How to Make a Stair-Rail Easement
The part is small and complex, and must be carved by hand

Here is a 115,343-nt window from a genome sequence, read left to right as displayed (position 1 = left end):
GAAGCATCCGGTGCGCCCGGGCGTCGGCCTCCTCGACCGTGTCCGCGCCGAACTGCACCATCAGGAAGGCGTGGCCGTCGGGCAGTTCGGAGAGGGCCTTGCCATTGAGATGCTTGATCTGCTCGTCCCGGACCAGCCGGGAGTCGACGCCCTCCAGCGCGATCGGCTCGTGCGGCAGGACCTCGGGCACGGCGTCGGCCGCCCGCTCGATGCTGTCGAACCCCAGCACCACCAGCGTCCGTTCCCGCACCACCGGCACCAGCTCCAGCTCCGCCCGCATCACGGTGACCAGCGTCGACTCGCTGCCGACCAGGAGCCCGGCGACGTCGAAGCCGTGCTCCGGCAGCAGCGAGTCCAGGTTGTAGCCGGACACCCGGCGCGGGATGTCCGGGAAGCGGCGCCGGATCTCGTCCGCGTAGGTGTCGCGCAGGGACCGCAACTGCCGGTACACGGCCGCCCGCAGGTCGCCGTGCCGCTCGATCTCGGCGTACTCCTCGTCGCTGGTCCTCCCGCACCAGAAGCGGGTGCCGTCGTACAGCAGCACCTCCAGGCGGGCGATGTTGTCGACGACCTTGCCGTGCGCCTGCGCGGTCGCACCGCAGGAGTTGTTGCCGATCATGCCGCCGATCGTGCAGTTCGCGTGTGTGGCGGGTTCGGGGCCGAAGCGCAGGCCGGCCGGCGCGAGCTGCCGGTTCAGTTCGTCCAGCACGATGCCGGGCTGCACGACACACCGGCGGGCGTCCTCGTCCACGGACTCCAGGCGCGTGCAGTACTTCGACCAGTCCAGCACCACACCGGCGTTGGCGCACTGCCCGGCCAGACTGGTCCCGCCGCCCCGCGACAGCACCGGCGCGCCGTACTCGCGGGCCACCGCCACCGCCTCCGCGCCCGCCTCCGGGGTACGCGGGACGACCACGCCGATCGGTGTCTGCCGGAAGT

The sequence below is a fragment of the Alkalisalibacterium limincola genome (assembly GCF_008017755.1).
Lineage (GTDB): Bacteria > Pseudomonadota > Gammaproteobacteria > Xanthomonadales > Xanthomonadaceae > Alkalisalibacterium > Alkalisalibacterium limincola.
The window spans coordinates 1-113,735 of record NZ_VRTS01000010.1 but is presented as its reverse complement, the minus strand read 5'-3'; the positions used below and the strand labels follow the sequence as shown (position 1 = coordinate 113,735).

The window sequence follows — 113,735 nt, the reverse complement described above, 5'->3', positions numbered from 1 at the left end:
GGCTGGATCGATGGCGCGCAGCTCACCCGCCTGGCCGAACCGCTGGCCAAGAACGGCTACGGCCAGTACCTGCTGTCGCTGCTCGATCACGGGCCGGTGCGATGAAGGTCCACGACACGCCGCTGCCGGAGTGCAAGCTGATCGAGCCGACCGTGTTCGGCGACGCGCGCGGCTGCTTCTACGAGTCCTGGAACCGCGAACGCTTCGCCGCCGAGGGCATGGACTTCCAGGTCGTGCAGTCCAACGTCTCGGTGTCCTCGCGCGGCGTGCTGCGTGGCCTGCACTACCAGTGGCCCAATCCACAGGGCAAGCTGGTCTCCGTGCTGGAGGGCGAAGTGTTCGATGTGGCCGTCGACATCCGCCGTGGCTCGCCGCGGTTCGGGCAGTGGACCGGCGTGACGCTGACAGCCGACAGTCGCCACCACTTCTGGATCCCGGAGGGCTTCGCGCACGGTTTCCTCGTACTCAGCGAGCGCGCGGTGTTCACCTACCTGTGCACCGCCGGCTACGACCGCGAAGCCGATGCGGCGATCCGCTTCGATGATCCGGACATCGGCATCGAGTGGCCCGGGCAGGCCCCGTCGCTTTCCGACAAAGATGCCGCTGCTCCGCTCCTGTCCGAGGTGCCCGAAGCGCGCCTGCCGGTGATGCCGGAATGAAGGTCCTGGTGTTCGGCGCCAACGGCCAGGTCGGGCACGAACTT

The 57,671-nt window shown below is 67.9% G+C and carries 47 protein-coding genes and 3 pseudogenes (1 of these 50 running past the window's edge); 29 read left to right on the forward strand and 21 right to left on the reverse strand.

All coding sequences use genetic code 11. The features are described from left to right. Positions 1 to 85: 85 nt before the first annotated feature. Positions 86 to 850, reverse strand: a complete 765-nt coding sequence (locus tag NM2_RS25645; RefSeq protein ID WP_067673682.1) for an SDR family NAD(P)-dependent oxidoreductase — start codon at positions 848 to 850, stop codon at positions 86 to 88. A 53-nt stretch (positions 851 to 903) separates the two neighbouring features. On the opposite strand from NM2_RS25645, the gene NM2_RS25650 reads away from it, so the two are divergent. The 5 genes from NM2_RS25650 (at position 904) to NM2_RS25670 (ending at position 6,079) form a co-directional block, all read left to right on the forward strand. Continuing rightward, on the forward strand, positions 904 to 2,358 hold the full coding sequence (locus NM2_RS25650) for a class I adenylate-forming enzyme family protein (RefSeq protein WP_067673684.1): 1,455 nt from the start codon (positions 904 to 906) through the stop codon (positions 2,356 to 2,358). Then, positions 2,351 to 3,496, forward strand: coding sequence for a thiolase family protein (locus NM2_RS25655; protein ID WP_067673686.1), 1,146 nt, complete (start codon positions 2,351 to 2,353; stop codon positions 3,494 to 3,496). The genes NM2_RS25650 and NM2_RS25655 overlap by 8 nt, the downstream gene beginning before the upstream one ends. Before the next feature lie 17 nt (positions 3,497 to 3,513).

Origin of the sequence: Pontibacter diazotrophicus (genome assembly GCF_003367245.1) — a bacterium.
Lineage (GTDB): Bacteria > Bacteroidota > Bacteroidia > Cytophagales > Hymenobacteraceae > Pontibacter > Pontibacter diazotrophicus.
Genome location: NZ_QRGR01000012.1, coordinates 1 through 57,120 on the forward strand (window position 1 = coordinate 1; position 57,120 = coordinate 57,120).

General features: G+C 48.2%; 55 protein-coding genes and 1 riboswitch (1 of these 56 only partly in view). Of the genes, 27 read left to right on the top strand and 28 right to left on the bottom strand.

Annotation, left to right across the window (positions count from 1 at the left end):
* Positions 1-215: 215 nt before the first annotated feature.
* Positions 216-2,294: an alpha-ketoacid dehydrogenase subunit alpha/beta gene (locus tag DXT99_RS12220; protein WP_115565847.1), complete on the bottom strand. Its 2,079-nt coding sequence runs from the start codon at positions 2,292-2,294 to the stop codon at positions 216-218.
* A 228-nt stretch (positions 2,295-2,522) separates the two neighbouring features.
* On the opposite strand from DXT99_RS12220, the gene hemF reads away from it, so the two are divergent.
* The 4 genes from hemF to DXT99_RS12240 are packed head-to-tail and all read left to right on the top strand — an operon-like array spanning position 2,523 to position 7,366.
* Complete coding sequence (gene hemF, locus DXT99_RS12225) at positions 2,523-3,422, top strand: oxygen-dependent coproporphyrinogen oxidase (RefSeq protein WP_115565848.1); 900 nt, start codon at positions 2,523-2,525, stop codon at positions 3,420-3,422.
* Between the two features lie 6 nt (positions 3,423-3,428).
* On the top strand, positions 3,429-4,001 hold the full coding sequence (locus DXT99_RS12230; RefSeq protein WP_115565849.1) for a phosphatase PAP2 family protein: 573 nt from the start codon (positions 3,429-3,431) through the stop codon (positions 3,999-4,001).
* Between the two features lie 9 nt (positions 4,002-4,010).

Stairs look easy, but they are truly complicated. The complexity deepens when the stairs involve curves. In this “Master Carpenter” article, senior editor Charles Bickford describes how veteran stairbuilder Richard Walston and his son, Ed, create a curved stair-rail easement by hand. For this one-of-a-kind piece of woodworking, the craftsmen start by creating a plan view of the easement in the shop, then building that up to a 3D pattern. The next step is to build a blank; in this case, the Walstons glued together two pieces of 8/4 mahogany. The blank is mounted over another plan view of the easement and is supported at the rake angle so that the first cuts will be plumb and match the rest of the railing. With the blank roughed out and the ends trimmed to fit, the blank should be checked for accuracy on the staircase at the job site. Finally, the blank is carved. Layout lines are transferred to the block, and then it’s carved with an electric carving tool, a rotary tool, coarse sandpaper, and an angle grinder fitted with a sandpaper disk. This “Master Carpenter” includes a “trick of the trade” about roughing out a blank, a sidebar about making job-site mock-ups in the shop, and a “tool of the trade” sidebar about the Automach, an electric carving tool.